German Army Names Barracks After Member of White Rose Nazi Resistance Group

Germany's military, the Bundeswehr, have named a military barracks after Christoph Probst, a member of the anti-Nazi White Rose resistance organization who was executed by the Nazis over 75 years ago, according to Deutsche Welles. Soldiers stationed at the Hochbrück barracks suggested the name change which was approved by the Defense Ministry in March.

This marks the first time a German military barracks has been named after a member of the White Rose. The complex also houses a branch of the Bundeswehr Hospital Ulm and the Bundeswehr's Central Institute of Medical Service. Co-founder of the White Rose, Hans Scholl, had the main lecture hall at the Bundewehr's Munich medical school named after him in 2012.

Renaming the barracks after Probst was in tribute to the "active resistance to the violence and tyranny of the National Socialists," according to a Bundeswehr statement.

Probst was a founding member of the White Rose, a non-violent resistance that was led by siblings Hans and Sophie Scholl. Originally started as a poetry appreciation group, their leanings became more political with a stance against Hitler's government.

While Probst was stationed in Innsbruck as a medical officer, other members of the White Rose began distributing leaflets to people in Munich. Historian Joachim Fest says the protesters "spoke out vehemently, not only against the regime, but also against the moral indolence and numbness of the German people."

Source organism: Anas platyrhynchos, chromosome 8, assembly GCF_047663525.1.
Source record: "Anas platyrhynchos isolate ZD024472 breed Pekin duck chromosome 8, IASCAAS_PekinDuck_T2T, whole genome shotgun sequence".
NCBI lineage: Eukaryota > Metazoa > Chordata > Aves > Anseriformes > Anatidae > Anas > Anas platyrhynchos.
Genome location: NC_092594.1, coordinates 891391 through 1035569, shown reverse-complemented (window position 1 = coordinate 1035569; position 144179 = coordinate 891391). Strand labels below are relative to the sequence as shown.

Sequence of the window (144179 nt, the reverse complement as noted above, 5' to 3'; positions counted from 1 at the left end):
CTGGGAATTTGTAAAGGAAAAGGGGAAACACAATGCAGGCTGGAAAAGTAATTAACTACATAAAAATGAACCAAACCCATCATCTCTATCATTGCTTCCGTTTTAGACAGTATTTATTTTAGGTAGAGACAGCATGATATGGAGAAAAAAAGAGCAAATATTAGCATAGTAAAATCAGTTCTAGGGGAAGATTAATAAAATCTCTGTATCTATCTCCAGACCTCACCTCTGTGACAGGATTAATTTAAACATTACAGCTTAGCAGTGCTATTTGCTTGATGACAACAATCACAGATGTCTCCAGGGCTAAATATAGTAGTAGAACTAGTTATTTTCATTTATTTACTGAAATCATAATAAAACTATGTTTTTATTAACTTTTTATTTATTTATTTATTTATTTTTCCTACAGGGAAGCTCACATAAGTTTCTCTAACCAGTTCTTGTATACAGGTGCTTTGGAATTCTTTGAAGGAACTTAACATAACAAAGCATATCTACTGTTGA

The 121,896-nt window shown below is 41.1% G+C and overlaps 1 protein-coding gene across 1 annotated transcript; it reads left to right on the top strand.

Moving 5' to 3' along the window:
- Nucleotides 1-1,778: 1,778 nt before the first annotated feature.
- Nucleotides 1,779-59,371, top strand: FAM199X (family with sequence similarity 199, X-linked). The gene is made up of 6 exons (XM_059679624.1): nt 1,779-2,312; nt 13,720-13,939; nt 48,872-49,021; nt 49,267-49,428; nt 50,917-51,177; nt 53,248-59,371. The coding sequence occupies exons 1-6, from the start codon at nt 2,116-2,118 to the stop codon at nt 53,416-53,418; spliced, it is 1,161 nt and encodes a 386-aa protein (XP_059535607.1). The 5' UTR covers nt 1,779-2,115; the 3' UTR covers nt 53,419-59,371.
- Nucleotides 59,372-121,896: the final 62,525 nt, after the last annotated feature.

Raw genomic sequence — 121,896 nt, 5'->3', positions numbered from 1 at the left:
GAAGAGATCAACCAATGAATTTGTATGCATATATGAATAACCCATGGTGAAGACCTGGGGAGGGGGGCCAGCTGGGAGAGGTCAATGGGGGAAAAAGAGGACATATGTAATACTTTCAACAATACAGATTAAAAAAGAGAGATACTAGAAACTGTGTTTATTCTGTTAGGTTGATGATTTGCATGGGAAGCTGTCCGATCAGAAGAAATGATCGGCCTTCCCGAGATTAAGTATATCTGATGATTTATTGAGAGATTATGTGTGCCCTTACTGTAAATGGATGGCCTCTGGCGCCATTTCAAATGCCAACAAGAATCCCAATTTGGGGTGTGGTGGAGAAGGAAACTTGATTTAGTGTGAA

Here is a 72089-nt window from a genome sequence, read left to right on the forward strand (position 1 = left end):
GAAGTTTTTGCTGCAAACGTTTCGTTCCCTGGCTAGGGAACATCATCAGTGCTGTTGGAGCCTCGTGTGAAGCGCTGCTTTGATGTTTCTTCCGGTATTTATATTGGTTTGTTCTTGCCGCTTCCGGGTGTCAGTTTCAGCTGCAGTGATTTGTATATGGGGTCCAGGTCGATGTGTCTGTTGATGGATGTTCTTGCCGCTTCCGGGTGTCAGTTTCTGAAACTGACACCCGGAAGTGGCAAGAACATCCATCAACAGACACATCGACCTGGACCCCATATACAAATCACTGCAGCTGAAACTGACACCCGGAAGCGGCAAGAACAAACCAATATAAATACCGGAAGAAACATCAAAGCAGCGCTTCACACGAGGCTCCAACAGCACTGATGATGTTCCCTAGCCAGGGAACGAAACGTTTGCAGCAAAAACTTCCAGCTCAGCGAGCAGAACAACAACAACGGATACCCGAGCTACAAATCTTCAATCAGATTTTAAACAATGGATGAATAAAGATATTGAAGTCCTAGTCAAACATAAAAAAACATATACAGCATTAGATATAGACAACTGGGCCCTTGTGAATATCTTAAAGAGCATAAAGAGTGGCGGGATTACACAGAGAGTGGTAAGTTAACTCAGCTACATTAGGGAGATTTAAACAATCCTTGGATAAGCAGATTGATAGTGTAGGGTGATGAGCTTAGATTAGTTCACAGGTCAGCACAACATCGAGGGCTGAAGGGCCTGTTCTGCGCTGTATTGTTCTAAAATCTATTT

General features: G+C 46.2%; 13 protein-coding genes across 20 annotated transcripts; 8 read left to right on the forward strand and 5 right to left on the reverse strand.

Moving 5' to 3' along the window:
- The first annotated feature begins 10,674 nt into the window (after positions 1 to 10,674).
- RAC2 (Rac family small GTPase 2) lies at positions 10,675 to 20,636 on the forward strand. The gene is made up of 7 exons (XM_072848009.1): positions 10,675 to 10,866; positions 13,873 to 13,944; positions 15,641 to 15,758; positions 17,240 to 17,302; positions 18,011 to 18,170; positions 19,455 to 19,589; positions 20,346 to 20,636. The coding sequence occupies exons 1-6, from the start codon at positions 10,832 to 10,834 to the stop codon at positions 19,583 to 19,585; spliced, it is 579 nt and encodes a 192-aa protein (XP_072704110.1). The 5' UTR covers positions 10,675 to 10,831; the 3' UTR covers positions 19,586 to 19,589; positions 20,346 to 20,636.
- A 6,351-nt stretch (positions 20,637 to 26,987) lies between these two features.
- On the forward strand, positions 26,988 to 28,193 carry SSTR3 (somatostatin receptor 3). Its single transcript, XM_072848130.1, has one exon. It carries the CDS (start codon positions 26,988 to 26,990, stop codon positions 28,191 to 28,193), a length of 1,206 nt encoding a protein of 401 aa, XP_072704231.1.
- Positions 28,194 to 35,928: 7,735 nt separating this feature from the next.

Germany, army, bundeswehr
In a first, the German army has named a military barracks after a member of a Nazi resistance group who was executed for treason during the Second World War. Getty

Probst was asked by the Scholls to address the political situation in Germany in an article. While Probst did not intend for the material to be disseminated, it ended up in a White Rose leaflet.

After Hans and Sophie Scholl were captured distributing leaflets at the University of Munich, Gestapo officers discovered a handwritten draft of a leaflet that matched Probst's handwriting. He was arrested and charged with treason.

Judge Roland Freisler wrote that Probst referred to Hitler as a "military swindler." He also took issue with Probst's citing of President Theodore Roosevelt and his admission of listening to British radio broadcasts.

Probst and the Scholls were executed on February 22, 1943.

While their efforts were not considered important by their contemporaries, says the Holocaust Research Project, the White Rose grew in importance after the end of the war until it finally became an important part of German resistance history.

The New York Times reported in 2000 that while German resistance to Nazism had been obscured by government officials at the time, but that around 800,000 Germans were put in prison for resisting the Third Reich. The concentration camp Dachau was originally constructed to house "left-wing dissidents."